In animal rescue we often say that domesticated animals are the responsibility of all of us because they are not wild, they depend on humans for survival. That’s why working together as a network, as a society, works so well when we need to bring animals to safety.
About Beaver County Humane Society
A few months ago I published a press release about BCHS losing $50,000 of their annual budget through budget cuts at the county level. They choose to do as much as they can to save every animal so that they never have to euthanize for temperament or space and to keep animals in their homes when behavior or finances cause an owner to consider surrendering a pet. They can only accomplish this with an adequate budget. Any donation is appreciated. It helps these committed animal rescuers save lives every day—and not have to make the decision to kill a healthy animal—and helps the rescues I volunteer for with our mission as well because not only do they send cats to us when they are full or cats need special handling, but we send some of our socialized cats and kittens to them for adoption. Working together works for animals. Visit the BCHS website for more information.
Somewhere I know I have photos of Clovis from around the neighborhood. I could not find them no matter how I searched my photos. I’ll probably find them next week. If I do, I’ll feature him.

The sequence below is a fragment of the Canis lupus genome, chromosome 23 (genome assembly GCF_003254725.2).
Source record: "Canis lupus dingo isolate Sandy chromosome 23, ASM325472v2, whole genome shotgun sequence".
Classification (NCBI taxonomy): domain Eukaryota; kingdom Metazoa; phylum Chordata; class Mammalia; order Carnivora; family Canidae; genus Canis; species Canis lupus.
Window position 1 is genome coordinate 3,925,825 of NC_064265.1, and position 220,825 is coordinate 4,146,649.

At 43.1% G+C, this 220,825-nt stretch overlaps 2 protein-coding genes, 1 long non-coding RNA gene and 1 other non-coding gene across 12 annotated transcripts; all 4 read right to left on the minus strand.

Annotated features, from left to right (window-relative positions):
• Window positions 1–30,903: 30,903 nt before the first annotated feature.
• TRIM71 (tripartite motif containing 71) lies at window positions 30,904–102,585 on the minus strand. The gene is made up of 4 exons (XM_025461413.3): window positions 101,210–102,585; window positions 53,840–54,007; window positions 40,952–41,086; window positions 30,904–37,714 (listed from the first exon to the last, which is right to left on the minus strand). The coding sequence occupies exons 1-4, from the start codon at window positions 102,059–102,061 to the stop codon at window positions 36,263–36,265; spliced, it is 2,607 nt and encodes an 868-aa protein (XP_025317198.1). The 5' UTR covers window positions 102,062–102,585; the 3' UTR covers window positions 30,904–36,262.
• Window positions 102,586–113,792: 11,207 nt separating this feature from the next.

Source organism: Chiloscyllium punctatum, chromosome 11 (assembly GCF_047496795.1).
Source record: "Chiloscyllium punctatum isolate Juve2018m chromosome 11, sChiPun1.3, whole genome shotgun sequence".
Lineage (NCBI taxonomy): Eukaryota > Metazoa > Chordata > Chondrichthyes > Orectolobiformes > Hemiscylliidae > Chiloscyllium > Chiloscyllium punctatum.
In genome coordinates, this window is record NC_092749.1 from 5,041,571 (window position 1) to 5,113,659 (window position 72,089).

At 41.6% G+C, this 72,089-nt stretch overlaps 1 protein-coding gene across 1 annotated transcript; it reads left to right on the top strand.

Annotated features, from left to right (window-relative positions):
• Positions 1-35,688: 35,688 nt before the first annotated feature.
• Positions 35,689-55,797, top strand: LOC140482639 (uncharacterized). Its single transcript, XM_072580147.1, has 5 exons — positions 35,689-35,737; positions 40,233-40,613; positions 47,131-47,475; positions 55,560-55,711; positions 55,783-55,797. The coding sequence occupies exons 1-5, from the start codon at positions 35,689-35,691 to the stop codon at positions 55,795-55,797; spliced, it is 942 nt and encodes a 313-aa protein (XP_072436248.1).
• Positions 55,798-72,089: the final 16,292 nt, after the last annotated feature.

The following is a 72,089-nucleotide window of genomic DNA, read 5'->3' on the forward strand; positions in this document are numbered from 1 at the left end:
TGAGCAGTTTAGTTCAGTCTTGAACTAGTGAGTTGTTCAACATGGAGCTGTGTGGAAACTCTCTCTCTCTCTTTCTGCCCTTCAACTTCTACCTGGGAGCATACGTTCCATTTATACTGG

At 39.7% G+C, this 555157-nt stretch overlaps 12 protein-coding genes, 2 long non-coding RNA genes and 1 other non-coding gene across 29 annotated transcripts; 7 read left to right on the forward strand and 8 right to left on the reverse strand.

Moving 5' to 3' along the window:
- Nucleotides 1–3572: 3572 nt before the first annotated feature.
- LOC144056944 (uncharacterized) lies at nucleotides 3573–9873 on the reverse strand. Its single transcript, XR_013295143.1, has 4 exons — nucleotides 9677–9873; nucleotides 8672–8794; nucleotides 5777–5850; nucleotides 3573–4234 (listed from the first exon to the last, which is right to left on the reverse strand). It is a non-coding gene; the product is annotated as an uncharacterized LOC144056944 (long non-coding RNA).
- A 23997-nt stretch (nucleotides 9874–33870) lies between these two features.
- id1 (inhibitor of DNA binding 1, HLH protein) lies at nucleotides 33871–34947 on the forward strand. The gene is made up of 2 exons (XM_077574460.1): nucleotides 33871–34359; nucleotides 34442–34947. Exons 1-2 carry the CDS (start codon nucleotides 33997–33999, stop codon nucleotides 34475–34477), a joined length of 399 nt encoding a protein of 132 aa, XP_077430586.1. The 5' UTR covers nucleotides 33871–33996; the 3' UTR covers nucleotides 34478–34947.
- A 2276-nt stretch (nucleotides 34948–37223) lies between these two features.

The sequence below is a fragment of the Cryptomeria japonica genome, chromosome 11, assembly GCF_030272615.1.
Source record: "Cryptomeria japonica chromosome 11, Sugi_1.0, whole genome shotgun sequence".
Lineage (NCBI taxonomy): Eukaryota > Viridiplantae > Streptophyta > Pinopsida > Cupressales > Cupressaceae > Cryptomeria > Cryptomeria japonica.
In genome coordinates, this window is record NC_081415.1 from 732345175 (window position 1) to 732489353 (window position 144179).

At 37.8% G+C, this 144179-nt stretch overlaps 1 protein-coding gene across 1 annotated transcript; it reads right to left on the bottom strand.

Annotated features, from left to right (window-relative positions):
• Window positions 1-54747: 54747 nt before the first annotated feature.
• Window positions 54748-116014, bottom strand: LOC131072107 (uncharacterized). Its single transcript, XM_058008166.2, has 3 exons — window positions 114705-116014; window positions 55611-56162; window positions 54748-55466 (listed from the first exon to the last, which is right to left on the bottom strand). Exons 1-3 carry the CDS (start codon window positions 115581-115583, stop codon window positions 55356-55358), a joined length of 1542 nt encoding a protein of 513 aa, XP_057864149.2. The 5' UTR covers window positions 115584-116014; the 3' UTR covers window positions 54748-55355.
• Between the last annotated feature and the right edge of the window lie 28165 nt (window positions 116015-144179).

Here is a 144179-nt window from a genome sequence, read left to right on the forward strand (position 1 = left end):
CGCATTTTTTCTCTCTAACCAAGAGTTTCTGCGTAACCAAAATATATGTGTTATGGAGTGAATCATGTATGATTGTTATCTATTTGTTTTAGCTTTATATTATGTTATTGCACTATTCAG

Read other stories in my Rescue Stories series.
All images and text used on this site are copyrighted to Bernadette E. Kazmarski unless otherwise noted and may not be used without my written permission, although links to your site are more than welcome and are shared. Please ask if you are interested in using and image or story in a print or internet publication. If you are interested in purchasing a print of an image or a product including it, check my animal and nature website Portraits of Animals to see if I have it available already. If you don’t find it there, visit Ordering Custom Artwork for more information on a custom greeting card, print or other item. Subscribe to The Creative Cat Preview E-newsletter. Weekly schedule of features: Tuesday: Rescue Stories Thursday: New Merchandise And sometimes, I just throw my hands in the air and have fun!
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All images and text used on this site are copyrighted to Bernadette E. Kazmarski unless otherwise noted and may not be used without my written permission, although links to your site are more than welcome and are shared. Please ask if you are interested in using and image or story in a print or internet publication. If you are interested in purchasing a print of an image or a product including it, check my animal and nature website Portraits of Animals to see if I have it available already. If you don’t find it there, visit Ordering Custom Artwork for more information on a custom greeting card, print or other item.
Subscribe to The Creative Cat Preview E-newsletter.
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And sometimes, I just throw my hands in the air and have fun!
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And sometimes, I just throw my hands in the air and have fun!